Arizona Among the Deadliest States for Pedestrians
Posted on behalf of Phillips Law Group on Mar 06, 2019 in Personal Injury
Pedestrians do not have the same protection as those in a motor vehicle when involved in an accident. Vehicle versus pedestrian collisions often result in severe or deadly injuries for the pedestrian.
According to a new report released by the Governors Highway Safety Association, pedestrian deaths have increased by 35 percent in the last decade. The report estimates that more than 6,200 pedestrians were killed in motor vehicle accidents in 2018. This is a four percent increase from the previous year, making it the highest number of pedestrian fatalities in the country since 1990.
Arizona has also been ranked the second deadliest state for pedestrians per capita. The state’s pedestrian fatality rate was 1.74 per 100,000 population in 2018.
The report offers a firsthand look at state and national trends in 2018 pedestrian fatalities based on preliminary data provided by State Highway Safety Offices in all 50 states and the District of Columbia. In addition to the number of pedestrian fatalities, the report examines several reasons for the increase in pedestrian deaths as well as comprehensive strategies to reduce pedestrian and motor vehicle crashes.
Latest Findings on Pedestrian Accidents
The latest findings compare pedestrian traffic fatalities between January and June of 2018 to the same period during 2017. The following statistics detail pedestrian-related accidents across Arizona:
- 125 pedestrians were killed by motorists in the state during the first half of 2018 compared to 112 pedestrian deaths in the first half of 2017, resulting in an increase of 13 fatalities.
- Arizona has the fifth-highest number of pedestrian fatalities in 2018 out of all 50 states.
- Arizona is among seven states projected to have over 100 pedestrian deaths for the report period. The previous year, only five states had pedestrian fatality counts over 100.
- Arizona is also among five states that account for nearly half of all pedestrian deaths.
Recent Pedestrian-Related Crashes
The city of Phoenix has seen an increase in pedestrian-related accidents within the last month:
- A 25-year-old pedestrian was killed and three other pedestrians were injured in an accident near 7th Avenue and Camelback Road. The accident occurred around 2:30 a.m. and the driver fled the scene.
- A 37-year-old pedestrian was killed in an accident at the intersection of 27th Avenue and McDowell Road at approximately 3 a.m. Police do not believe impairment was a factor in this fatal accident.
- An 18-year-old pedestrian was killed at approximately 4 a.m. in an accident at the intersection of Butler Drive and Seventh Street. Police do not believe speed or impairment were factors in the fatality.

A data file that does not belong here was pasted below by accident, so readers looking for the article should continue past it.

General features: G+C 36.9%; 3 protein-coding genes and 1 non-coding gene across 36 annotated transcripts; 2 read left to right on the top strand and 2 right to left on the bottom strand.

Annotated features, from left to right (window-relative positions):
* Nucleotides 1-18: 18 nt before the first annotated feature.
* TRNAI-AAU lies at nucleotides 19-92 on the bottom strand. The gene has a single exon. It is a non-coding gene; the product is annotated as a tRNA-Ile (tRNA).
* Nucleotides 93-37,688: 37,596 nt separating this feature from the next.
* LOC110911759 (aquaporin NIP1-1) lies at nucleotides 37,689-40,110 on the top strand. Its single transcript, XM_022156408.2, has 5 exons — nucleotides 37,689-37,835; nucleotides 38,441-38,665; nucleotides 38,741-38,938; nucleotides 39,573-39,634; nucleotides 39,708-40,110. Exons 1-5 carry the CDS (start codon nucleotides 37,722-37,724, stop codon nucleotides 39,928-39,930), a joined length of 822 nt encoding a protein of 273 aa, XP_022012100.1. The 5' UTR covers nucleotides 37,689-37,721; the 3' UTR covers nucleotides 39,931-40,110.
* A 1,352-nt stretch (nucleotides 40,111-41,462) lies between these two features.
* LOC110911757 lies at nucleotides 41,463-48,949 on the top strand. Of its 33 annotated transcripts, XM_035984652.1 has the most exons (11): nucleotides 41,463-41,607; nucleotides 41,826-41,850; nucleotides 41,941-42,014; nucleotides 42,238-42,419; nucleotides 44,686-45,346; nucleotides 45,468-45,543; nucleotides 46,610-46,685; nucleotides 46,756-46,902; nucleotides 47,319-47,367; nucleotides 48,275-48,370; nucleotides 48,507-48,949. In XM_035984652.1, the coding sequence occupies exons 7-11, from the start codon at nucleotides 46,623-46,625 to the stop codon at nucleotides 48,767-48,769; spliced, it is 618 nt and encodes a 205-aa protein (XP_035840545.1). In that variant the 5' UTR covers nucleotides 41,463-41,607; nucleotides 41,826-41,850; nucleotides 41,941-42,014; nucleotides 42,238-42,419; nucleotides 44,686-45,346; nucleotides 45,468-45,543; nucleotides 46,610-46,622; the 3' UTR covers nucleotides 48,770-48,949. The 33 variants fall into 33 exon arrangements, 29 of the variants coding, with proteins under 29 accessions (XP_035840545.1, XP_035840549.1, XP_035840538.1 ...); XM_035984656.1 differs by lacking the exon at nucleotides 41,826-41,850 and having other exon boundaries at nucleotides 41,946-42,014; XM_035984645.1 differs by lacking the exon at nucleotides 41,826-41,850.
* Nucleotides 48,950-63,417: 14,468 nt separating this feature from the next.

How Arizona is Addressing Pedestrian Safety
The Arizona Department of Transportation (ADOT) has published a Pedestrian Safety Action Plan discussing measures that the department will take to improve pedestrian safety throughout the state. These objectives include:
- Widening roadway shoulders in both rural and suburban areas with no sidewalks where there is a history of crashes involving pedestrians walking along the road. The report recommends a shoulder width of four to five feet to add more separation between pedestrians and motorists.
- Adding roadway and intersection lighting in areas where a large number of nighttime pedestrian accidents have occurred and in areas where pedestrians are likely to be after dark.
- Improving traffic signals across the state. Timing operations and signal phasing are to be evaluated to determine if any pedestrian safety issues exist.
- Installation of crossing treatments to enhance pedestrian crossings, such as:
- In-roadway gateway signs
- Two-stage crosswalks
- Pedestrian hybrid beacons
- Rapid flashing beacons
- Traffic signals
- Installation of sidewalks in developed areas where no continuous sidewalk systems exist or where current sidewalks are not continuous. Non-continuous sidewalks have the potential for pedestrians crossing in the middle of a block rather than at a crossing signal. No sidewalks increases the likelihood of pedestrians walking in the street.
Contact an Attorney for Legal Help Now
If you were injured in a pedestrian accident, you may be entitled to compensation for your medical bills, lost wages, and pain and suffering. The personal injury attorneys in our Phoenix office will fight to secure the maximum compensation you deserve.
Request a free, no obligation consultation today so we can review your claim and discuss your legal options. We charge no upfront fees and you only pay us if we recover compensation for you.